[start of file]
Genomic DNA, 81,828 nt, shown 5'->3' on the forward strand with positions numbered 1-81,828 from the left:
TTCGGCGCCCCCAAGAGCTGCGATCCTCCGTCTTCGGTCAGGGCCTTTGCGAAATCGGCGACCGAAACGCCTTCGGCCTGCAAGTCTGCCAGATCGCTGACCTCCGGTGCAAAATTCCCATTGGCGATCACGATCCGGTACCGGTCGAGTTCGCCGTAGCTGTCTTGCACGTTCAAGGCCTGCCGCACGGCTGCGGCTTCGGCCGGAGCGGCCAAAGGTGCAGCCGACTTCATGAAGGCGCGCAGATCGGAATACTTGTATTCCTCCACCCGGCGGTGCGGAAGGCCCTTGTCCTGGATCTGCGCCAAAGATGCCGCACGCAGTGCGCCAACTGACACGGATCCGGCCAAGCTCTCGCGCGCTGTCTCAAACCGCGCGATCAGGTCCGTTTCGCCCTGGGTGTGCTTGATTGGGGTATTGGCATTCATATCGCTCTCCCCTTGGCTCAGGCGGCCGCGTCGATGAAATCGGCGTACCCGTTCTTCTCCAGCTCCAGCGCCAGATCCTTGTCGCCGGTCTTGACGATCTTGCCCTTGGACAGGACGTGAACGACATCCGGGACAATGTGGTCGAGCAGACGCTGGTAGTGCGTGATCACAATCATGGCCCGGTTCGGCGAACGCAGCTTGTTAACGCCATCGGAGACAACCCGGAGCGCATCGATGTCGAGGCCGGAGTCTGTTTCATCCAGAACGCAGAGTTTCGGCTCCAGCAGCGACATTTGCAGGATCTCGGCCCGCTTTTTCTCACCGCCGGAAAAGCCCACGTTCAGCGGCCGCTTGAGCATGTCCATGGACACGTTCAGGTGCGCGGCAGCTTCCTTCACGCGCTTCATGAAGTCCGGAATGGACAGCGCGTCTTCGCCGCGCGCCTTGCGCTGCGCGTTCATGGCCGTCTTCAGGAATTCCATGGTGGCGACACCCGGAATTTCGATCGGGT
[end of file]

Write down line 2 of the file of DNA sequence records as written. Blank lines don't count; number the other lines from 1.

TTCGGCGCCCCCAAGAGCTGCGATCCTCCGTCTTCGGTCAGGGCCTTTGCGAAATCGGCGACCGAAACGCCTTCGGCCTGCAAGTCTGCCAGATCGCTGACCTCCGGTGCAAAATTCCCATTGGCGATCACGATCCGGTACCGGTCGAGTTCGCCGTAGCTGTCTTGCACGTTCAAGGCCTGCCGCACGGCTGCGGCTTCGGCCGGAGCGGCCAAAGGTGCAGCCGACTTCATGAAGGCGCGCAGATCGGAATACTTGTATTCCTCCACCCGGCGGTGCGGAAGGCCCTTGTCCTGGATCTGCGCCAAAGATGCCGCACGCAGTGCGCCAACTGACACGGATCCGGCCAAGCTCTCGCGCGCTGTCTCAAACCGCGCGATCAGGTCCGTTTCGCCCTGGGTGTGCTTGATTGGGGTATTGGCATTCATATCGCTCTCCCCTTGGCTCAGGCGGCCGCGTCGATGAAATCGGCGTACCCGTTCTTCTCCAGCTCCAGCGCCAGATCCTTGTCGCCGGTCTTGACGATCTTGCCCTTGGACAGGACGTGAACGACATCCGGGACAATGTGGTCGAGCAGACGCTGGTAGTGCGTGATCACAATCATGGCCCGGTTCGGCGAACGCAGCTTGTTAACGCCATCGGAGACAACCCGGAGCGCATCGATGTCGAGGCCGGAGTCTGTTTCATCCAGAACGCAGAGTTTCGGCTCCAGCAGCGACATTTGCAGGATCTCGGCCCGCTTTTTCTCACCGCCGGAAAAGCCCACGTTCAGCGGCCGCTTGAGCATGTCCATGGACACGTTCAGGTGCGCGGCAGCTTCCTTCACGCGCTTCATGAAGTCCGGAATGGACAGCGCGTCTTCGCCGCGCGCCTTGCGCTGCGCGTTCATGGCCGTCTTCAGGAATTCCATGGTGGCGACACCCGGAATTTCGATCGGGT